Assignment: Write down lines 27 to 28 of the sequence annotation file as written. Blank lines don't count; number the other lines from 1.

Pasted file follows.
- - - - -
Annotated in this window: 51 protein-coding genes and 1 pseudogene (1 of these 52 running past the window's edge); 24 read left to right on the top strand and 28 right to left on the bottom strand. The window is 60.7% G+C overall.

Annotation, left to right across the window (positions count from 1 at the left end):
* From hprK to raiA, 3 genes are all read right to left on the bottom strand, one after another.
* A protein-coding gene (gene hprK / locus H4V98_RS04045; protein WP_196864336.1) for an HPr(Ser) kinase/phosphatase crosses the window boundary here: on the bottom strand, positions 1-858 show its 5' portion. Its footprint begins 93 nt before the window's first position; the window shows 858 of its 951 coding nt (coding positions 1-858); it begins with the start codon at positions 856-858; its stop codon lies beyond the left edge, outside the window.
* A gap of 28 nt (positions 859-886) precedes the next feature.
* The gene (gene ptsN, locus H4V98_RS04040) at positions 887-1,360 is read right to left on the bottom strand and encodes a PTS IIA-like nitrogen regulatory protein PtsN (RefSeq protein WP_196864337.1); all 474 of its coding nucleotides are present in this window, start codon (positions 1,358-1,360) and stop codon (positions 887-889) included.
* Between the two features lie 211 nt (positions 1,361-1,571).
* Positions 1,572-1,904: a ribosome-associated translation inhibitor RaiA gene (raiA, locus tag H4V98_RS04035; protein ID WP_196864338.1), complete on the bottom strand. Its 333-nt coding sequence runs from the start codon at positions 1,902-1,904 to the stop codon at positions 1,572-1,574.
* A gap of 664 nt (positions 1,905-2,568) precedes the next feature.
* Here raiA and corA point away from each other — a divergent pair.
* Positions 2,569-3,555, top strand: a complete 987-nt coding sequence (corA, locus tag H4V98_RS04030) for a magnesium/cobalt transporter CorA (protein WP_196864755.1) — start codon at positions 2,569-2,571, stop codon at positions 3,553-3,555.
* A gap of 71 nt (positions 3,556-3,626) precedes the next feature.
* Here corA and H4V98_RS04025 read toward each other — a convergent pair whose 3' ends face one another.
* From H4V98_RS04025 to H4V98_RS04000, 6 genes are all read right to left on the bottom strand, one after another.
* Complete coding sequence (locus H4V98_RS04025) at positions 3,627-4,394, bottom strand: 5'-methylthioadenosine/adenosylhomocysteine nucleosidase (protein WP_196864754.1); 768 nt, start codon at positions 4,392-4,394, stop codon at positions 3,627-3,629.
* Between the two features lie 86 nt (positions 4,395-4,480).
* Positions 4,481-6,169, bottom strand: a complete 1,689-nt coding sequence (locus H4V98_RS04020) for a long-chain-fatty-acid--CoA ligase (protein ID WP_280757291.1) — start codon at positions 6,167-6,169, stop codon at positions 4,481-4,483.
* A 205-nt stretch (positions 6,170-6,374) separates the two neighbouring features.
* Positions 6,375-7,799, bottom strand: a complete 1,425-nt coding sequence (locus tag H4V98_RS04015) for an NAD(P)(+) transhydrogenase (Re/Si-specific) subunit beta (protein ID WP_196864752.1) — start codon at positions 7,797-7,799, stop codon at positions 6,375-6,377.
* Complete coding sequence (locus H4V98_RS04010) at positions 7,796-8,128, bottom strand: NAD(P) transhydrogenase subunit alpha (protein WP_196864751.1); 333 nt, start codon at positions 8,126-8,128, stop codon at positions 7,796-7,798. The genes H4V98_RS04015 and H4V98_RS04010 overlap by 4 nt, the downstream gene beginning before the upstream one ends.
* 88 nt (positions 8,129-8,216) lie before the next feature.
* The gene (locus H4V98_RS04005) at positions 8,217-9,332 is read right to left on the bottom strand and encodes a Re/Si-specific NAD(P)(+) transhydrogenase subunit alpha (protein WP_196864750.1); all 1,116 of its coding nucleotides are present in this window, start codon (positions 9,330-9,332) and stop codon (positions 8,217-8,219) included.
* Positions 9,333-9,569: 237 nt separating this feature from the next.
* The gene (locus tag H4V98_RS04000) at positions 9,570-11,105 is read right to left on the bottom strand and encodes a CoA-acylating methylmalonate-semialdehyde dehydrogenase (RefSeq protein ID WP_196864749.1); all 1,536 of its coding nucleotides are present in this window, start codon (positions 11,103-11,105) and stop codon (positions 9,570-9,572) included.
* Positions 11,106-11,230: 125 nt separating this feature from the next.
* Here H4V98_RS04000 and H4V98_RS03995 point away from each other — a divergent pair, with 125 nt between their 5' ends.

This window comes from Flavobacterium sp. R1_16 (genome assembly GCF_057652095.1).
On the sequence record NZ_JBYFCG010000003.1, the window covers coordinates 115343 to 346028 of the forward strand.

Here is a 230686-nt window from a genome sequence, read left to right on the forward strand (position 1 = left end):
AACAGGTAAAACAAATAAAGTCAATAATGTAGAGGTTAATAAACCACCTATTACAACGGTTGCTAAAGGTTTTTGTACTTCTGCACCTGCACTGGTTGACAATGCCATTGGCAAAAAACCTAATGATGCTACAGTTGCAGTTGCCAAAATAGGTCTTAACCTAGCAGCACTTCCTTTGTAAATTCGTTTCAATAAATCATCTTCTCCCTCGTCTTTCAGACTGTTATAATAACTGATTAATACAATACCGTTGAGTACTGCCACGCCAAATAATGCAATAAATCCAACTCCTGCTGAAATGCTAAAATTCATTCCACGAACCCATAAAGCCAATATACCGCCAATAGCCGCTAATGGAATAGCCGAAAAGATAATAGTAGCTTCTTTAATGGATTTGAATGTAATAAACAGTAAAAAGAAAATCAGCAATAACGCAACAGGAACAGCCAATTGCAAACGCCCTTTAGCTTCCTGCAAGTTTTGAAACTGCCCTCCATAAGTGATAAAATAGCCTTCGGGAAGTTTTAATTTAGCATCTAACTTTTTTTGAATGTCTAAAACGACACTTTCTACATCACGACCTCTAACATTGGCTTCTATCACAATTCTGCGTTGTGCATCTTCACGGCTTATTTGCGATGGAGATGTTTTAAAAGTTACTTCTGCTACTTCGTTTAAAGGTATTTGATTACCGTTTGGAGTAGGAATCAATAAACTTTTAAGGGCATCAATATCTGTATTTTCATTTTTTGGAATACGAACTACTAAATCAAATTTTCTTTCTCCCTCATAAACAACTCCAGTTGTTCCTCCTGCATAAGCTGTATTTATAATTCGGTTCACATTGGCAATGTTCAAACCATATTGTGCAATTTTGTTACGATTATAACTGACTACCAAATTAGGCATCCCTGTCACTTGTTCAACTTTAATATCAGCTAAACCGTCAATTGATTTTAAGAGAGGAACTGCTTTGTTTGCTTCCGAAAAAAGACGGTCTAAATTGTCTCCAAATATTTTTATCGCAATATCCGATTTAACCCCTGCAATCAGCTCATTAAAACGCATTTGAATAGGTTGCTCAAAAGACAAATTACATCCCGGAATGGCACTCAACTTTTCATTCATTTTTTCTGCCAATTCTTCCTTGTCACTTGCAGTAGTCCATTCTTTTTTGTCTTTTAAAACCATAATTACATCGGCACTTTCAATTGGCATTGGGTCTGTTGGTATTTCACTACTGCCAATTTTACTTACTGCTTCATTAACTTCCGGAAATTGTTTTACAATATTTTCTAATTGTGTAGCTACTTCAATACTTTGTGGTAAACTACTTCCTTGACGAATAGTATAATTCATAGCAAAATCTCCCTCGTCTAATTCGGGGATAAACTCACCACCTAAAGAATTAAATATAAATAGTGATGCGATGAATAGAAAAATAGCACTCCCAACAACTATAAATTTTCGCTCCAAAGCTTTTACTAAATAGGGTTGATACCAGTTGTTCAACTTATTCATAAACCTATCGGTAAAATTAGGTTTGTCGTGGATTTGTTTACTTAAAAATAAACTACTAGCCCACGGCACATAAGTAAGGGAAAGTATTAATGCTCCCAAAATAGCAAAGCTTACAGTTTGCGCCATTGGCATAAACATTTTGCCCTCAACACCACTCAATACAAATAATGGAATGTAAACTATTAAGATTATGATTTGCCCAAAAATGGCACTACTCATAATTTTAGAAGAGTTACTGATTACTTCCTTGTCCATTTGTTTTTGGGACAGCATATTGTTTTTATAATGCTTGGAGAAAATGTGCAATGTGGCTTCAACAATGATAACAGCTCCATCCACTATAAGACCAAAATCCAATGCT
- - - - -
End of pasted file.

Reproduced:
This window comes from Flavobacterium sp. R1_16 (genome assembly GCF_057652095.1).
On the sequence record NZ_JBYFCG010000003.1, the window covers coordinates 115343 to 346028 of the forward strand.